Saturday, October 07, 2006

A Pumpkin Tale: Part 4 - Should I Notify My Fairy Godmother Yet?

August 12. Pumpkin patch gone wild.
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The trouble is, you cannot grow just one pumpkin. Minutes after you plant a single seed, hundreds of pumpkins will barge out of the ground and sprawl around the garden, menacing the other vegetables. At night, you will be able to hear the ground quake as more and more pumpkins erupt. ~ Dave Barry (my personal variation on his zucchini quote)
(If you've missed the first three installments, you might want to read them first, here: Chapter 1, Chapter 2, Chapter 3.)

The lady was away for two long weeks.....
....unable to check on her cherished pumpkin patch. Would the vines be dry and brown from the heat of early August? Were there any pumpkins? Could the lawn guy still get to the back yard through the gate? All she had heard were rumors of vines growing out of control and things that could be pumpkins, but no count.

The lady finally returned to find... pumpkin vines gone wild! They had doubled in length, intertwined and put down secondary roots anchoring themselves to over half of the side yard.

Wrapping round the roses.

Two vines had remained in the flowerbed, growing towards the front of the house, under the boxwood, around the small rose bush and behind the holly and evergreen at the corner. One of these vines then turned at a ninety degree angle and started its march down the front flowerbed.

Marching round the corner and down the front of the house.

The wide pumpkin leaves formed a canopy over the ground below, hiding what might be lurking there; but the lady was determined to see if perchance the bees had been successful in their pollen transfers. So she looked and searched and looked and there they were.....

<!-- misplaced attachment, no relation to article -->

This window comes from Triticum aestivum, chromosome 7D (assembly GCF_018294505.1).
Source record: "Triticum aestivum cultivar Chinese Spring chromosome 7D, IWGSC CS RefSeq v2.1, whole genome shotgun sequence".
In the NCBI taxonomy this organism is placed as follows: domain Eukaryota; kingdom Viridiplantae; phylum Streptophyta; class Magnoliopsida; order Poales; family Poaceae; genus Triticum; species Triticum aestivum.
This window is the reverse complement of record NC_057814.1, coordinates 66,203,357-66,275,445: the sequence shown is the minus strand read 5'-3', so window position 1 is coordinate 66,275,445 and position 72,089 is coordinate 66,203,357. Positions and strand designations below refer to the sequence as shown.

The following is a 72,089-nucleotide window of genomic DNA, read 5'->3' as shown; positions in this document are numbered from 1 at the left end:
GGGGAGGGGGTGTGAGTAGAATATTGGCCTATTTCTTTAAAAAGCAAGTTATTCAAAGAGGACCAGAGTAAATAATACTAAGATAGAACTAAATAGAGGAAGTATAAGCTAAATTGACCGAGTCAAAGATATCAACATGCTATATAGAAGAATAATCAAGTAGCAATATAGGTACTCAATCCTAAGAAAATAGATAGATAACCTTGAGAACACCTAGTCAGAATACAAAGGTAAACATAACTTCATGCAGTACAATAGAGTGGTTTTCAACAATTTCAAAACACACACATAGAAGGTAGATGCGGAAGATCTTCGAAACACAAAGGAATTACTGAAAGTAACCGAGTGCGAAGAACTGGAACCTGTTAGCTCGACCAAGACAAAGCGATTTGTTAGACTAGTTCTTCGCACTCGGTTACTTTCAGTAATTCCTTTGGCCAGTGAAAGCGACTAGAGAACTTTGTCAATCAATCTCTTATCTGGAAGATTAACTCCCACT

Four pumpkins!!!! One in the flowerbed under the boxwood, one in the front flowerbed next to the begonias and two in the grass of the side yard. The largest measured about six inches and she could see the deep grooves of the "fairytale" pumpkin. The skins were still fragile, green and speckled with no sign of yellow or orange. And then the lady happened to move another leaf at the edge of the patch, near the gate to find.....

...ONE MORE! This one just a baby, its flower shriveled and no more than three inches across but sturdy and growing. They were all growing but slowly as it hadn't rained. So the lady found the water hose (thank goodness she had moved the hose before she left or it would have been incorporated into the patch) and fixed a special mixture of food for the young pumpkins. She fed them and watered them until their leaves no longer drooped.

As she watered she saw more buds, both male and female, all along the vine. She wondered what would happen next. Would more pumpkins develop? Would these pumpkins live and grow? How big will they get? How long before they turn deep orange? How many pumpkins can you get from each vine? Should she try to turn them? Should she pinch off the end of the vines? How long will the vines grow? So many questions, so few answers........... at least for now....... only time will tell, won't it?

(To be continued... but not today)

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